Those types crack me up. I'd love to show them up with my $250 Stoeger double.
February 9, 2008, 01:49 PM
I've done a nice job w/ my sister's Stevens side by side. double triger & all. I don't knock stoegers...They're great guns. Do they have choke tubes?
February 9, 2008, 03:25 PM
Uppity snobs could end up seeing the white whale in my presence! I am real quick to stand for the "under dog"! I hope someone is there to back me up the day I have some snooty prick breathing down my neck when I try my hand at clays with my all black 500 18.5 inch barrel...
As for fish bait... if you are so SORRY a fisherman that you cannot procure the local bait species on yer own... YOU SIMPLY SUCK! I have a dozen methods to catch my bait and only one involves buying CRAP at walmart only designed to catch benjamin fish...
February 9, 2008, 03:57 PM
Mine is an Uplander and it has a permanent full & modified chokes on 26" barrels. It's been a wonderful gun.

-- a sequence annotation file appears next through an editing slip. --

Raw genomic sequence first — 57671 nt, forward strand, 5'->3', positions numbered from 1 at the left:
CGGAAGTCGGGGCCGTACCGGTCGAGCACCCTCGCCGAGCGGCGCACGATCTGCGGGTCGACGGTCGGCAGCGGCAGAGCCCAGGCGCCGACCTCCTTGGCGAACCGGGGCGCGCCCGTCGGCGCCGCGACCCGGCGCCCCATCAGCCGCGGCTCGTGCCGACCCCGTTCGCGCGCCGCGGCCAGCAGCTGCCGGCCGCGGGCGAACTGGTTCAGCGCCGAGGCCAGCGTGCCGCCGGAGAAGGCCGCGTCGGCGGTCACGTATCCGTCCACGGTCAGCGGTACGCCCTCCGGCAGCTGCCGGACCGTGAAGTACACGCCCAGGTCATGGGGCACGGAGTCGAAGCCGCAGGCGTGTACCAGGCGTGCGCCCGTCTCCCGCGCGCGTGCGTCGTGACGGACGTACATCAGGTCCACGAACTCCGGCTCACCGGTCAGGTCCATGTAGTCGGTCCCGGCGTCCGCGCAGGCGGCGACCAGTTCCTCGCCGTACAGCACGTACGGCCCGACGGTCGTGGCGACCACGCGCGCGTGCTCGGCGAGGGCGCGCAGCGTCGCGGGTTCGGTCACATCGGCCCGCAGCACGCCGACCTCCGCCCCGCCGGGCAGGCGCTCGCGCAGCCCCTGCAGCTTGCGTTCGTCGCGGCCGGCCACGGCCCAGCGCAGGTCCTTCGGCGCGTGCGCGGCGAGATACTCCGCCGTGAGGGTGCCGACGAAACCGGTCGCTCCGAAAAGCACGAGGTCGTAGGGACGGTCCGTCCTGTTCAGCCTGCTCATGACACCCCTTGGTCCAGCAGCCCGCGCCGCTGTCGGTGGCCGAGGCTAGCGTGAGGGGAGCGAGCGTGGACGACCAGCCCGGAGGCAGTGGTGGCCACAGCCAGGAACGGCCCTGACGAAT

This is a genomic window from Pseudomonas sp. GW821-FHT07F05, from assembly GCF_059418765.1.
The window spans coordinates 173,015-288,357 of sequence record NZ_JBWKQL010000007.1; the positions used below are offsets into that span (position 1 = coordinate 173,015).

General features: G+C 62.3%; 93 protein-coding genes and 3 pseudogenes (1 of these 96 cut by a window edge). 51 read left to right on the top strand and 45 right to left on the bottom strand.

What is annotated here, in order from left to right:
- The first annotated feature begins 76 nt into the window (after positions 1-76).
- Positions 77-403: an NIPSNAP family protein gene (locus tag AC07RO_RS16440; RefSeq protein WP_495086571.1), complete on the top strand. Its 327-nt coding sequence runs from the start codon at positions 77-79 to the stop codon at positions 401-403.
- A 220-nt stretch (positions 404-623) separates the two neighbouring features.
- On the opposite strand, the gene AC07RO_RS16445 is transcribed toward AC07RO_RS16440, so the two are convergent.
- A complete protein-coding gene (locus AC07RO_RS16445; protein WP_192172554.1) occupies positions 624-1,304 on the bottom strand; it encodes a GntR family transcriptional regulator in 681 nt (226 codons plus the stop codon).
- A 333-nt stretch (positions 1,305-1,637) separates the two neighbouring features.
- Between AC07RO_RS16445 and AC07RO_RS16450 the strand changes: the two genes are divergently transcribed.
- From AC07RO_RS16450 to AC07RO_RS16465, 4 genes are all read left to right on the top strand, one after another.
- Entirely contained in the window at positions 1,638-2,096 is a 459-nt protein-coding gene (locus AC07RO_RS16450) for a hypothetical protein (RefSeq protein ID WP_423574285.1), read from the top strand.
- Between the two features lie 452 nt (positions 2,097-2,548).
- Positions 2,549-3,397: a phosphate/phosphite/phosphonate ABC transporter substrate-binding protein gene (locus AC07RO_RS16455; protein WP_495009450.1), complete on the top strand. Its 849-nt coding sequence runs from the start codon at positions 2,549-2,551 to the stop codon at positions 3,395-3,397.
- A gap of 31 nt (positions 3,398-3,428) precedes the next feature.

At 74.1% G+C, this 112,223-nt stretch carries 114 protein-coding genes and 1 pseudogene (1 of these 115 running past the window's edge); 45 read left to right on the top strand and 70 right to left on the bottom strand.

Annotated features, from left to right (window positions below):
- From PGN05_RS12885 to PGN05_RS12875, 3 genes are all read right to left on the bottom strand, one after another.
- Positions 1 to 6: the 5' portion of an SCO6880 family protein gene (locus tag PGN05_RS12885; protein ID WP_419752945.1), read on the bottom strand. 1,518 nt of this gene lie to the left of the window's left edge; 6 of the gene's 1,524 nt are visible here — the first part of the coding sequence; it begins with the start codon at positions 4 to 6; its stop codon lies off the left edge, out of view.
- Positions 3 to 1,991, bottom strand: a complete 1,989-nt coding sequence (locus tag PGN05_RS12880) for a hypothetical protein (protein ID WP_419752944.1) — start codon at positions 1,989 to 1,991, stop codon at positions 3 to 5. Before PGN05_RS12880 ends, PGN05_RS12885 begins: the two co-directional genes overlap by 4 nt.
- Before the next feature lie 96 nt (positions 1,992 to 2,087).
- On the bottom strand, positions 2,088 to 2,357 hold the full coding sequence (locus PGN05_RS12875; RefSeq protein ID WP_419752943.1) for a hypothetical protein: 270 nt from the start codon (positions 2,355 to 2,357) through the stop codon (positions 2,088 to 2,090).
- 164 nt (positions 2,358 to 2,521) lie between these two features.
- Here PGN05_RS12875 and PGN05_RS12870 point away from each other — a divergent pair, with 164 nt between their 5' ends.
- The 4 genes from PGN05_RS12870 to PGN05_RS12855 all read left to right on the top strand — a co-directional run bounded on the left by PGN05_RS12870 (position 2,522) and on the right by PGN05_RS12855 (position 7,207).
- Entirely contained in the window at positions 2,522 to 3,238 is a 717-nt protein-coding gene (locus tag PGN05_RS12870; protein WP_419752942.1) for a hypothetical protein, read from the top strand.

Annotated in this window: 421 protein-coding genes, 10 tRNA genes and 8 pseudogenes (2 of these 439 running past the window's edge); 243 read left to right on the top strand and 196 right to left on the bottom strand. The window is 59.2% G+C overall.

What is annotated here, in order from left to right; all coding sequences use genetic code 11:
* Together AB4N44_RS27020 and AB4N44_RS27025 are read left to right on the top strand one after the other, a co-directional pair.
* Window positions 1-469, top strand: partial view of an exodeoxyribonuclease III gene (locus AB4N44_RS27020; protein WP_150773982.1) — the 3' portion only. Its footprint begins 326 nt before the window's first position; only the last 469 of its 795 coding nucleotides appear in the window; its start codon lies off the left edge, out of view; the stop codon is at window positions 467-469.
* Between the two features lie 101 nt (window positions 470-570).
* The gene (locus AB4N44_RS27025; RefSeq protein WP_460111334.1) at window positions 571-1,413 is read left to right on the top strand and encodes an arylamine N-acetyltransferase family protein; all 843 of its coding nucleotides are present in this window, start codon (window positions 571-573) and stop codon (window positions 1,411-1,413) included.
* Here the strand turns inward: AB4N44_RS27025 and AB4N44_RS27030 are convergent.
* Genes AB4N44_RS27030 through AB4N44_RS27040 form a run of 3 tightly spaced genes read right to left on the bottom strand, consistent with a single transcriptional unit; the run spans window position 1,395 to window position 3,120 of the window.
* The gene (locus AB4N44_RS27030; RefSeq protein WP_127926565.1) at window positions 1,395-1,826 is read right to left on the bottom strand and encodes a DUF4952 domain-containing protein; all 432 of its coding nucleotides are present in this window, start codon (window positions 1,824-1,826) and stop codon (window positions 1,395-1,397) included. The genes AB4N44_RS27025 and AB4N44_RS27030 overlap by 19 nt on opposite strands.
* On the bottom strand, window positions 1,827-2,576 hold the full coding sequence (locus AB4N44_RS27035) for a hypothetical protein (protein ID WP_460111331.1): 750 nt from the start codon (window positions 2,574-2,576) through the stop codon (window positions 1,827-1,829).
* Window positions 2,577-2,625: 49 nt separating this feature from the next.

February 10, 2008, 12:22 PM
They will not fly, they stay on the ground in thick brush and where I hunt if U do shoot a flying bird the terrian is so steep you are looking at a long march thru impassiable brush, and if you don't have a dog U will not find the bird.
occasionaly on will flush over a skid trail where a flying shot is possible, but if U waited for Mtn. quail to flush you might only need a hand full of shells all season.
SO what is more ethical shooting a bird you can find or shooting birds for coyotes
February 10, 2008, 03:41 PM
I think we scared the uppidies off...:D
February 22, 2008, 04:15 PM
Uppity .... I won't eat a Ruffed (Willow) Grouse that is not shot with a side by side! 20g or 28g preferably. :D:D
Pheasants, a good O/Uis okay.
Quail, 28G SxS or O/U!
Chukar ... I like claymores for those goats!!! After chasing them from hilltop to hilltop just want to ring the hilltop and blow them away.
Sparrows and Meadowlarks ... 410 bore. Model 42 (the Winc, not the Brn). By the way Meadowlarks taste better than dove! My G-Mother would cook anyhthing I brought home.
February 26, 2008, 01:15 AM
I'm not opposed to it... I like shooting birds on the wing because it challenges me but so does sneaking up on them.
February 26, 2008, 02:44 AM
I get them in the air!!:D Yeah I got a couple of "bird hunters" ticked this year, mostly because I reamed them for loosing birds they shot :) mine NEVER get away. My reason for bring more than a pump is to make sure the bird I do shoot goes down and stays down, I hate lossing birds that I know I hit, so I use more gun to make sure.